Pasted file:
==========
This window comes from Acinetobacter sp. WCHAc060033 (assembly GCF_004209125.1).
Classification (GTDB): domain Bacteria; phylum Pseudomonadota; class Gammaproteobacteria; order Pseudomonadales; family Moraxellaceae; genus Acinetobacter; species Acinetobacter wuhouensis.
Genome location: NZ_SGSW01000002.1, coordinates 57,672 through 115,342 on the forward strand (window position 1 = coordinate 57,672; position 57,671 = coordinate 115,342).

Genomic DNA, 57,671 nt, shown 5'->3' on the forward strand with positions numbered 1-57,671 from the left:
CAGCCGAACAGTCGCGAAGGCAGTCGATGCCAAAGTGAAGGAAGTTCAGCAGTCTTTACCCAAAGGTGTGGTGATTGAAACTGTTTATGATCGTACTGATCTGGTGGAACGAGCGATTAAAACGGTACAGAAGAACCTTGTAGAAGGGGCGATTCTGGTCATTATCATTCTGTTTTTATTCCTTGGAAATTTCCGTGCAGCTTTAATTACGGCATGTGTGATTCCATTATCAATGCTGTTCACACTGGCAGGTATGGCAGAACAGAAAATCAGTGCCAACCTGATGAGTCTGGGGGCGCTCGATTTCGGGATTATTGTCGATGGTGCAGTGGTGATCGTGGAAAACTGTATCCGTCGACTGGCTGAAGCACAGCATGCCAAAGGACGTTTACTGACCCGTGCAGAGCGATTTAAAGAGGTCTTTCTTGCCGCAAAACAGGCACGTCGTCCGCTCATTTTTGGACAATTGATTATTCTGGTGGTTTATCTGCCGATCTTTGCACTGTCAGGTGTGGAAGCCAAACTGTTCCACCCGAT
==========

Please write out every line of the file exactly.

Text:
This window comes from Acinetobacter sp. WCHAc060033 (assembly GCF_004209125.1).
Classification (GTDB): domain Bacteria; phylum Pseudomonadota; class Gammaproteobacteria; order Pseudomonadales; family Moraxellaceae; genus Acinetobacter; species Acinetobacter wuhouensis.
Genome location: NZ_SGSW01000002.1, coordinates 57,672 through 115,342 on the forward strand (window position 1 = coordinate 57,672; position 57,671 = coordinate 115,342).

Genomic DNA, 57,671 nt, shown 5'->3' on the forward strand with positions numbered 1-57,671 from the left:
CAGCCGAACAGTCGCGAAGGCAGTCGATGCCAAAGTGAAGGAAGTTCAGCAGTCTTTACCCAAAGGTGTGGTGATTGAAACTGTTTATGATCGTACTGATCTGGTGGAACGAGCGATTAAAACGGTACAGAAGAACCTTGTAGAAGGGGCGATTCTGGTCATTATCATTCTGTTTTTATTCCTTGGAAATTTCCGTGCAGCTTTAATTACGGCATGTGTGATTCCATTATCAATGCTGTTCACACTGGCAGGTATGGCAGAACAGAAAATCAGTGCCAACCTGATGAGTCTGGGGGCGCTCGATTTCGGGATTATTGTCGATGGTGCAGTGGTGATCGTGGAAAACTGTATCCGTCGACTGGCTGAAGCACAGCATGCCAAAGGACGTTTACTGACCCGTGCAGAGCGATTTAAAGAGGTCTTTCTTGCCGCAAAACAGGCACGTCGTCCGCTCATTTTTGGACAATTGATTATTCTGGTGGTTTATCTGCCGATCTTTGCACTGTCAGGTGTGGAAGCCAAACTGTTCCACCCGAT